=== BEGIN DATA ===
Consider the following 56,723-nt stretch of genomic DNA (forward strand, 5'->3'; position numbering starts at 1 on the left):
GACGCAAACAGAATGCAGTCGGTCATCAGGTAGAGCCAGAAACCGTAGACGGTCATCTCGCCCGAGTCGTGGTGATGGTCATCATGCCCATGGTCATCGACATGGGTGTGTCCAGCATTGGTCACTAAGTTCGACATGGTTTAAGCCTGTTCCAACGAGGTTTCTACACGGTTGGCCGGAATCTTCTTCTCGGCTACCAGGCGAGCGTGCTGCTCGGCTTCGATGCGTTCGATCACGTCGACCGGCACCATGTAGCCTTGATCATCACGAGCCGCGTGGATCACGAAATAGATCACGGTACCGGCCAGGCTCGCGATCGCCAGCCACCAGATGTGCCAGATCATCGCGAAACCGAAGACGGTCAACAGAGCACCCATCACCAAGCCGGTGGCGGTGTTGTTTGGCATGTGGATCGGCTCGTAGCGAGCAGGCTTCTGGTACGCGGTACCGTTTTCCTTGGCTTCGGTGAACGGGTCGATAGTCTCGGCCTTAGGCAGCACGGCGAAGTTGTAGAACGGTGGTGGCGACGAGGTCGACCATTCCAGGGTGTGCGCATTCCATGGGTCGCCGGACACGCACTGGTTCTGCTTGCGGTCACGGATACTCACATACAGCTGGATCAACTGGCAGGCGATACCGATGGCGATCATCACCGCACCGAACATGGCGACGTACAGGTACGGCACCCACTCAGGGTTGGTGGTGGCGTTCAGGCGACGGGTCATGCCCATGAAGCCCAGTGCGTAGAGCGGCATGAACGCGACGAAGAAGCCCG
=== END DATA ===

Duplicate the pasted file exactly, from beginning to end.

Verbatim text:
Consider the following 56,723-nt stretch of genomic DNA (forward strand, 5'->3'; position numbering starts at 1 on the left):
GACGCAAACAGAATGCAGTCGGTCATCAGGTAGAGCCAGAAACCGTAGACGGTCATCTCGCCCGAGTCGTGGTGATGGTCATCATGCCCATGGTCATCGACATGGGTGTGTCCAGCATTGGTCACTAAGTTCGACATGGTTTAAGCCTGTTCCAACGAGGTTTCTACACGGTTGGCCGGAATCTTCTTCTCGGCTACCAGGCGAGCGTGCTGCTCGGCTTCGATGCGTTCGATCACGTCGACCGGCACCATGTAGCCTTGATCATCACGAGCCGCGTGGATCACGAAATAGATCACGGTACCGGCCAGGCTCGCGATCGCCAGCCACCAGATGTGCCAGATCATCGCGAAACCGAAGACGGTCAACAGAGCACCCATCACCAAGCCGGTGGCGGTGTTGTTTGGCATGTGGATCGGCTCGTAGCGAGCAGGCTTCTGGTACGCGGTACCGTTTTCCTTGGCTTCGGTGAACGGGTCGATAGTCTCGGCCTTAGGCAGCACGGCGAAGTTGTAGAACGGTGGTGGCGACGAGGTCGACCATTCCAGGGTGTGCGCATTCCATGGGTCGCCGGACACGCACTGGTTCTGCTTGCGGTCACGGATACTCACATACAGCTGGATCAACTGGCAGGCGATACCGATGGCGATCATCACCGCACCGAACATGGCGACGTACAGGTACGGCACCCACTCAGGGTTGGTGGTGGCGTTCAGGCGACGGGTCATGCCCATGAAGCCCAGTGCGTAGAGCGGCATGAACGCGACGAAGAAGCCCG